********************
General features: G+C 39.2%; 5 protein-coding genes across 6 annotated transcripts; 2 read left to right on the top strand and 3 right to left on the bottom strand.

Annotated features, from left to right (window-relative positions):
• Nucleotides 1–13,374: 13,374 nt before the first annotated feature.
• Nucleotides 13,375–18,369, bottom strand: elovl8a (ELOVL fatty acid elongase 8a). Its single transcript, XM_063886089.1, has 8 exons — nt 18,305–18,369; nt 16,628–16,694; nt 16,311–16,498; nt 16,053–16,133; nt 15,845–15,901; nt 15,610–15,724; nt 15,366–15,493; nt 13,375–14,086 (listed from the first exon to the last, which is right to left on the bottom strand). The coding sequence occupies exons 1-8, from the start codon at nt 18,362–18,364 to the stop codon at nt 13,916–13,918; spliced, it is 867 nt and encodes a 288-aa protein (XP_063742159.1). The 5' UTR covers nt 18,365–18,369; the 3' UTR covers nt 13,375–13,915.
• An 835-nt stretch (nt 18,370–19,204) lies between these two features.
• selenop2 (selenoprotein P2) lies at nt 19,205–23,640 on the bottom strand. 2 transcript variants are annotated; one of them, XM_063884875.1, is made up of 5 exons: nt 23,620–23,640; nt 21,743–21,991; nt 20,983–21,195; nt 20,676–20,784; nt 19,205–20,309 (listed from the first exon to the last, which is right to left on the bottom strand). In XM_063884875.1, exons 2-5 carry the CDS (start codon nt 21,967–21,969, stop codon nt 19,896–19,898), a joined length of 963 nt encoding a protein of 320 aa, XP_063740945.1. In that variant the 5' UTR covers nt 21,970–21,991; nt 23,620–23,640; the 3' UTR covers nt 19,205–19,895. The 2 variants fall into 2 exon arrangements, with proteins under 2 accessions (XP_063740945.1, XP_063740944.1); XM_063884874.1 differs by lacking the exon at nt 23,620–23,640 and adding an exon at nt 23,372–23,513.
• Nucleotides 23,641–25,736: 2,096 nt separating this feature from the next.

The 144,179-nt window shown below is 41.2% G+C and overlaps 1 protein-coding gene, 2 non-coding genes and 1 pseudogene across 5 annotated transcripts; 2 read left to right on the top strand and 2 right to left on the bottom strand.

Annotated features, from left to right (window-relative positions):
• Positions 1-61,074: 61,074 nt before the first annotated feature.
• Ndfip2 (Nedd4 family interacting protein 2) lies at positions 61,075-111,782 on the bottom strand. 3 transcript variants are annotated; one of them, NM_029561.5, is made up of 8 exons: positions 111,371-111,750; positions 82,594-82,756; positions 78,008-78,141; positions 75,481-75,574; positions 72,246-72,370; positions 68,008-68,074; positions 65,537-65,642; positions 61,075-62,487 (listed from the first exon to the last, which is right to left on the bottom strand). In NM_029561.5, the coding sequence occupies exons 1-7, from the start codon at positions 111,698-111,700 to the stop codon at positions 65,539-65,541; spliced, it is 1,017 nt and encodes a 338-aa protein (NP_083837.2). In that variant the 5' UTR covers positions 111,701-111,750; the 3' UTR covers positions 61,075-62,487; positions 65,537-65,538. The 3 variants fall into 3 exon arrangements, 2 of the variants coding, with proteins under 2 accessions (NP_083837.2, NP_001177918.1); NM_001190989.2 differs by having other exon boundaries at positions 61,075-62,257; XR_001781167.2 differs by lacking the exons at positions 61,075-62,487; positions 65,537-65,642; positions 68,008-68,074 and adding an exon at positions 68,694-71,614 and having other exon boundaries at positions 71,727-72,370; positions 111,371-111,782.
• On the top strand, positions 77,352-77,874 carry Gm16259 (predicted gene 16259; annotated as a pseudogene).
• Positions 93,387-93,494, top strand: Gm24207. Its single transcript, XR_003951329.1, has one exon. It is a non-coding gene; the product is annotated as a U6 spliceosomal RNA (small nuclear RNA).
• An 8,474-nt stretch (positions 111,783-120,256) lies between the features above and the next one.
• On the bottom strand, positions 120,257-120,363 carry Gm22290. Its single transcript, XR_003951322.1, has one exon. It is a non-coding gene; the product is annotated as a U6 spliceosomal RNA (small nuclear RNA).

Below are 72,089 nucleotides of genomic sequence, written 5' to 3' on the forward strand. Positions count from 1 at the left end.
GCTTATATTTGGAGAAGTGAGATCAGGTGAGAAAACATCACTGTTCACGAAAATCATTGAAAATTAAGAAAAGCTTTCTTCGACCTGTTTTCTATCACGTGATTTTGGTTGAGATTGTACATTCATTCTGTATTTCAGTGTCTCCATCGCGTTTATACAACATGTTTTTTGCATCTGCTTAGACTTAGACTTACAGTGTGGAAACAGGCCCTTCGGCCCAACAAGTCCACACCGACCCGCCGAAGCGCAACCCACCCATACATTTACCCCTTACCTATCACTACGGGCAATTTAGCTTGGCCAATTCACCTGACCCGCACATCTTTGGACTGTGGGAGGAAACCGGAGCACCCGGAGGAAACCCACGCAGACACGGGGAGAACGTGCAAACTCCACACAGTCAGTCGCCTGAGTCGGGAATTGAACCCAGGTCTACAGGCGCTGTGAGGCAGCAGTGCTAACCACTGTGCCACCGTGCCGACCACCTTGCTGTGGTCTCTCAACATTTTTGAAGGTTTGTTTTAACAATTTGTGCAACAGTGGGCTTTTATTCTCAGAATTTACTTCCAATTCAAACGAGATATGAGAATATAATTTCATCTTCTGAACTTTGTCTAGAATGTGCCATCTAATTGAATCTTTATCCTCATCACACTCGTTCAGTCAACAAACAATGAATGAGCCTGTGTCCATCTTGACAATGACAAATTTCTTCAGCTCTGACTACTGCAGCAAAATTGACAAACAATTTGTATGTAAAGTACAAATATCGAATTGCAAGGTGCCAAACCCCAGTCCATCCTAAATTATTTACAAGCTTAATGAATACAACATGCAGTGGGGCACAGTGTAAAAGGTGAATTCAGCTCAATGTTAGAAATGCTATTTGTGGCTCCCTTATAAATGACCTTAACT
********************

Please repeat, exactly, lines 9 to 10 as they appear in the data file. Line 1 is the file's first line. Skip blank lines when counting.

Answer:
Annotated features, from left to right (window-relative positions):
• Positions 1-61,074: 61,074 nt before the first annotated feature.